rain race

leaving the restaurant we find ourselves
caught in the cold blast of movie-rain,
the kind of downpour that is a thousand ropes
connecting earth to sky. you are hell bent
on not getting wet and I refuse
to get wet alone. the car is four blocks away
so we run: you with your coat wrapped
like a blanket over your head, arms
like pistons, your pants darkening
in rivers up your legs. you have always
been faster than me but once
you were kinder. now, we run along
the unmarked border between love
and whatever end awaits us otherwise.
I chase after the momentary dams
of your feet, watching your heels rise
and fall like a fair ride growing small
in the distance. the streetlights float
atop the concrete like dozens of perfectly
spaced moons, pale faces just below
the surface. I imagine the street might open
like an ocean, the smooth dark asphalt
turned sea, deep and without
warning. that one moment I’d be running
through heavy ribbons of rain
and the next I’d be settling in the black
of ocean floor, perfect and unreachable
as shipwreck. instead, the concrete
proves solid beneath my feet. I find you
already in the passenger seat, jacket
stripped and panting, your clothes
as dark as the pavement, your skin
another light source. the inside of your
arm, dripping and white as tusk, the veins
like blue fish, exploring the parts of you
where I am no longer welcome.

haibun for obachan

two tiny Okinawan sisters in muumuus push eighty at a card table on the big island, drink half-glasses of bad wine and talk kumejima: spiral shells, as big as a baby, that ani pulled from the ocean floor, sake and drunk father too unsteady to make the cliff-side walk home alone. they use the names of those both loved & dead sparingly, do not mention the absence. there is too little time to visit all the mind’s graves. tipsy from drink and the pleasure of togetherness again, nearly two decades gone, they laugh at the new world’s bizarreries: dr. oz listing beni-imo, the small purple potato of Okinawa, as one of the year’s best superfoods. my obachan tells Sumiko about finding beni-imo in heaps at the grocery store in Junction City, Kansas. her utter disbelief. they must have sprouted arms and swum across the ocean. how else would they get to America? potatoes that can swim! certainly a super food. they break into near silent laughter, shielding their mouths with their hands, embarrassed at the looseness of their joy. my obachan speaks in spliced sentences. sworn off her childhood language for most of a life, sometimes she digs through a vocabulary too small in both languages and comes up empty. her fingers rummage through the air, find nothing but the hills and grooves of sumiko’s own palms.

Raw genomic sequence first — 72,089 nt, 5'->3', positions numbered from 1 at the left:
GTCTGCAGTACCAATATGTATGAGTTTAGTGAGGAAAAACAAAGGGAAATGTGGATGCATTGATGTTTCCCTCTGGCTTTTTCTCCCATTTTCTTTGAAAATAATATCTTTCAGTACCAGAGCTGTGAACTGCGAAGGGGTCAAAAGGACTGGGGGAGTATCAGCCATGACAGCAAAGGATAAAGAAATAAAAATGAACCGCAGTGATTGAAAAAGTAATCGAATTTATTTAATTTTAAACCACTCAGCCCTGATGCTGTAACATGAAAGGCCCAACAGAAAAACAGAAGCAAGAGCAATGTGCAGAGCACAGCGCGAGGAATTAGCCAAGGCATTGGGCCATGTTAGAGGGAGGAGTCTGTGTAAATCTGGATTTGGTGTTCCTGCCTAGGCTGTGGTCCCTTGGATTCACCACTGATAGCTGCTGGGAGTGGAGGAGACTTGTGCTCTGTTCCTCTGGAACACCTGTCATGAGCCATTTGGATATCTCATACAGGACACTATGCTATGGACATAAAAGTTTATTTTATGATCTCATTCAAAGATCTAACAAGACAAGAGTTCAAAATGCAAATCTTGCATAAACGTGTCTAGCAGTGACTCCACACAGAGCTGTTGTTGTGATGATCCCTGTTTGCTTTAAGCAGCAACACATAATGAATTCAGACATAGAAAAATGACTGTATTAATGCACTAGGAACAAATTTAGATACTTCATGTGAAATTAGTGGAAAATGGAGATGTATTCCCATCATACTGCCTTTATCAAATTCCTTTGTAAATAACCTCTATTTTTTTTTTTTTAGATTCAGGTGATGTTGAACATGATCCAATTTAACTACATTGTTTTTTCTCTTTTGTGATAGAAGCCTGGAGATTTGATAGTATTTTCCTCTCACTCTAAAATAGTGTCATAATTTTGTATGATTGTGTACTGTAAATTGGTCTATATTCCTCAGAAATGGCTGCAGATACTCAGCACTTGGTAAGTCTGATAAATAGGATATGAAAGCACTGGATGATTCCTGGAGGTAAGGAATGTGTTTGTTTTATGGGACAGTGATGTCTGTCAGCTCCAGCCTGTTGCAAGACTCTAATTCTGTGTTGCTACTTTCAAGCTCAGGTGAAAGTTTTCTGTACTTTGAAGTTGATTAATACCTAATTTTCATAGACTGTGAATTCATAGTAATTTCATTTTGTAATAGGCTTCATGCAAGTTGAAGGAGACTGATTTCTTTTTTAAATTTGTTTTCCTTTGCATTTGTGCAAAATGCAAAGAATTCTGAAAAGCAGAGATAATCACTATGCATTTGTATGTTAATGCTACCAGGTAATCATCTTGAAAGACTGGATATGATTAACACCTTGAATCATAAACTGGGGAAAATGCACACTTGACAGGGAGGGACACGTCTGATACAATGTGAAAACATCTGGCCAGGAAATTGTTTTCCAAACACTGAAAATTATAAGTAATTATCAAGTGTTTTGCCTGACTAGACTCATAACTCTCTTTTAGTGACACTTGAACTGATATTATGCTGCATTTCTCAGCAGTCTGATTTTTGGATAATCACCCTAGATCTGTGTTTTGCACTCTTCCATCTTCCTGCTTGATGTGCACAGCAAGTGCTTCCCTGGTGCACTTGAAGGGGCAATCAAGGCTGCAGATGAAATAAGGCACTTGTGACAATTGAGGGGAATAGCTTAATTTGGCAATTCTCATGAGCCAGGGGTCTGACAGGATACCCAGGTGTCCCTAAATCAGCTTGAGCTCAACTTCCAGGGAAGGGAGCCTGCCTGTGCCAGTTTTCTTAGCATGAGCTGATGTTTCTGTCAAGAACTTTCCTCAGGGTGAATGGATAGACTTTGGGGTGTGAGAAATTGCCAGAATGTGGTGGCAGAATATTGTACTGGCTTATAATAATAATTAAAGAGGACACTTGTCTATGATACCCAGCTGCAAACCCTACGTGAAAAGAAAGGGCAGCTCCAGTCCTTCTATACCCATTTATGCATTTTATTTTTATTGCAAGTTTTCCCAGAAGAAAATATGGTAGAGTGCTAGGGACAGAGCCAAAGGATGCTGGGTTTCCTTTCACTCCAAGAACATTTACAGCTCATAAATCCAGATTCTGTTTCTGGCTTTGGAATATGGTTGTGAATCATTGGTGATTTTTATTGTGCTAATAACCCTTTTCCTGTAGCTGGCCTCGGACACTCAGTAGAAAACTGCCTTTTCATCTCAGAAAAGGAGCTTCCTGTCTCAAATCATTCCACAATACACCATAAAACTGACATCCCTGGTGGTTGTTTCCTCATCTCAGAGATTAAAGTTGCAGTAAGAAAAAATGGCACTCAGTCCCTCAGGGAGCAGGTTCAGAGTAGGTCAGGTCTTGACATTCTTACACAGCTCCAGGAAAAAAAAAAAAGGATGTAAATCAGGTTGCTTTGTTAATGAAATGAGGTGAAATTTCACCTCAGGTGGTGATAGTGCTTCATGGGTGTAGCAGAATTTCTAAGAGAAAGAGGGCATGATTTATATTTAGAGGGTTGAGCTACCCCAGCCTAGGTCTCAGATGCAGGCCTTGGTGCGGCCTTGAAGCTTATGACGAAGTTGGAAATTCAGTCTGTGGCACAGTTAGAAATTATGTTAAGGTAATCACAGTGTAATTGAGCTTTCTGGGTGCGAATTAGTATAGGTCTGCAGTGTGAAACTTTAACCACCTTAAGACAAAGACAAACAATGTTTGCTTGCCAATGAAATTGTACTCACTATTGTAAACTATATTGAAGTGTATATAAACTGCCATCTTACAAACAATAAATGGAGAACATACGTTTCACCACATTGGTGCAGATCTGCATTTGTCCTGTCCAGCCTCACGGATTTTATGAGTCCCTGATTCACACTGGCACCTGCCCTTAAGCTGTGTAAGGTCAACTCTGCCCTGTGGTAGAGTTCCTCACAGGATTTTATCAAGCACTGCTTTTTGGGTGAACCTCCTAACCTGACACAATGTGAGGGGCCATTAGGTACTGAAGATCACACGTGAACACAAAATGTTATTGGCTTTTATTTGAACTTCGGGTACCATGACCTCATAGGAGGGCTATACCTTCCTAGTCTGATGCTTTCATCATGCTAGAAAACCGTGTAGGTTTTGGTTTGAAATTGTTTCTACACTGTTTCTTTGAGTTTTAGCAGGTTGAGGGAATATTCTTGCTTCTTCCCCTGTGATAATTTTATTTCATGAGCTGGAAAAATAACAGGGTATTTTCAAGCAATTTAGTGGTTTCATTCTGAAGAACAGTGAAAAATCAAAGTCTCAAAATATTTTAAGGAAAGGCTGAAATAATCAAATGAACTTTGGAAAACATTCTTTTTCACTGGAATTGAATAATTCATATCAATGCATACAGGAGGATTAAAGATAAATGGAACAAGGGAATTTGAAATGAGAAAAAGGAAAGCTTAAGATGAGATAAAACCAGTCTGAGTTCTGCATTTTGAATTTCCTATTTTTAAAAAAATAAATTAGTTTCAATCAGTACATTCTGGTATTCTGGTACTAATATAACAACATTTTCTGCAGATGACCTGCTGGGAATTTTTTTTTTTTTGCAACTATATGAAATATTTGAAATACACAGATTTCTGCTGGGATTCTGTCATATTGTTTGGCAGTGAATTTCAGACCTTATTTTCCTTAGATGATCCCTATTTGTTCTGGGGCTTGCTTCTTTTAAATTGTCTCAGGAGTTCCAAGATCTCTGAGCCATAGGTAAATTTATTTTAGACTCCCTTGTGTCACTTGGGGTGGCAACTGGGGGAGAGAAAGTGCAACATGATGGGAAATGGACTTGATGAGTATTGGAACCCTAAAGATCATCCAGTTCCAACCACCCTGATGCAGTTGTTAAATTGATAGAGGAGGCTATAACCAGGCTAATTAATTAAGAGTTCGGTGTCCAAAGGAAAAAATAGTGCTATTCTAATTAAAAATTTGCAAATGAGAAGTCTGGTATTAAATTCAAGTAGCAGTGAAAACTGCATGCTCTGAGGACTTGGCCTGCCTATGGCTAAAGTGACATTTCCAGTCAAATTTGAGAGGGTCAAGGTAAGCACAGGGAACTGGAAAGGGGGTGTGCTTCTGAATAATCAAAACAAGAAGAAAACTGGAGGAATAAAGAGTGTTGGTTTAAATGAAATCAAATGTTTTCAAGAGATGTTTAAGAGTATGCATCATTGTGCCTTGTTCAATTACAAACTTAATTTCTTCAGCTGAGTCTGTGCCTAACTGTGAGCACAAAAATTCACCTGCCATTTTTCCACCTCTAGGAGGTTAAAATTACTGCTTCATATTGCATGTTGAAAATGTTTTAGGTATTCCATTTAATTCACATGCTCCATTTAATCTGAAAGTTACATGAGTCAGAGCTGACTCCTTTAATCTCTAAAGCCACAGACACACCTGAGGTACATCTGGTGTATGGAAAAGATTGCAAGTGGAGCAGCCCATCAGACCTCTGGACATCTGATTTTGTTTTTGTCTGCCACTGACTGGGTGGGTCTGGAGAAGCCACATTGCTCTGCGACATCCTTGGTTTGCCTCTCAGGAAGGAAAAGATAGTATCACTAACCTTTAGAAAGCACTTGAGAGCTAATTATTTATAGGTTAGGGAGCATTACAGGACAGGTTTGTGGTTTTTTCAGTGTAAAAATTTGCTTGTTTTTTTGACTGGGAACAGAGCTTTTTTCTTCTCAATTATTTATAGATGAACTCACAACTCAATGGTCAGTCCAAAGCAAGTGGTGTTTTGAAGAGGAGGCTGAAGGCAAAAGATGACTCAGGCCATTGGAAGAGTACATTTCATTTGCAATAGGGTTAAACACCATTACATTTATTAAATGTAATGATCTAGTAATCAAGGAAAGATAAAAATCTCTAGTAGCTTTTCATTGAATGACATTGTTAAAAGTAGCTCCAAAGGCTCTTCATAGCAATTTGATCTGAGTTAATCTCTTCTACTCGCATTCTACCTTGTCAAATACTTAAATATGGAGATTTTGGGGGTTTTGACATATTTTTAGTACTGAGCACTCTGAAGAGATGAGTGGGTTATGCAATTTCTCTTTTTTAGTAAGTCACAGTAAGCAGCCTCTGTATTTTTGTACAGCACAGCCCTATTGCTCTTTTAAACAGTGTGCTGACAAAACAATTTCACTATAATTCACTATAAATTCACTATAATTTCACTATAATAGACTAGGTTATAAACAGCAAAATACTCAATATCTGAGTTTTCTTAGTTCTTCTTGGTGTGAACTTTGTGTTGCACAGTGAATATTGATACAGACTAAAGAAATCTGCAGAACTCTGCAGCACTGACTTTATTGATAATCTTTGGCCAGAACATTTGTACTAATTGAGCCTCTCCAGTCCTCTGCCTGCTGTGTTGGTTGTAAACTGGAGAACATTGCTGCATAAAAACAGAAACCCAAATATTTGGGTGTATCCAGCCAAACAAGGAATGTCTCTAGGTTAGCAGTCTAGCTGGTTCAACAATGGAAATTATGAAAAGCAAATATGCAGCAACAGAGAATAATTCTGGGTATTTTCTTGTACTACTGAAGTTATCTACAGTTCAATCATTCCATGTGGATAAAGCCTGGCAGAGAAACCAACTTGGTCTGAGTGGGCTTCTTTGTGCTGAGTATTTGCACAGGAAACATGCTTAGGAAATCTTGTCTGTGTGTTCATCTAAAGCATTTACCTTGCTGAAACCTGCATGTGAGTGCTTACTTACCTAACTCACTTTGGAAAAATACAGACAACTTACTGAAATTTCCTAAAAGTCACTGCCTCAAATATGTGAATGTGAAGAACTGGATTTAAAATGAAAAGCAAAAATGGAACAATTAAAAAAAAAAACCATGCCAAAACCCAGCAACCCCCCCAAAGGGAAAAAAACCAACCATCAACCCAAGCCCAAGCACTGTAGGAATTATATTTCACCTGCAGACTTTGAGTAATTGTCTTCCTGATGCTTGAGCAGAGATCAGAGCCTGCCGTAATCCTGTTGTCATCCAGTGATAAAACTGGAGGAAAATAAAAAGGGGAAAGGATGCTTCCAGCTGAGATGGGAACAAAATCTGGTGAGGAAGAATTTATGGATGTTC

two sisters clasp hands.
knowing passes between them
like a summer rain.

coming home

when he says he’s coming home
after a month in another state
doing what is promised necessity,
it feels like the end of a good book.
i have grown used to leftovers, to
the full width of the bed, constant
music over the good speakers.
there are two dogs and I have two
hands. the dishes are always done.

sure, there have been small
lonlinesses. once i realized I hadn’t
spoken aloud the entire day.
another time the old dog was sick
and i was alone with the fear so big
it took up the whole couch. i stood
or walked for two days until
the dog kept down dinner again.

i do what i should to ready
myself: i bake a pie he likes
or has significance, i vacuum
twice and darken the duster.
i know he won’t want it,
will mourn the death of the dust
mites and leave his plate
on the table just so it feels
like his home, too. i will resent

his little rebellions and dream myself,
as though mid snow-angel,
spread wide and happy.

summer camp

the girls bear the weight of themselves
like urns of water, balanced or sometimes
not. some falls onto their shoulders. knees
and elbows wet with their bodies’
misunderstandings. eating snacks on summer
camp cots, the girls laugh, full of air
and drops tumble into their hands,
a silent rain. hands make poor vessels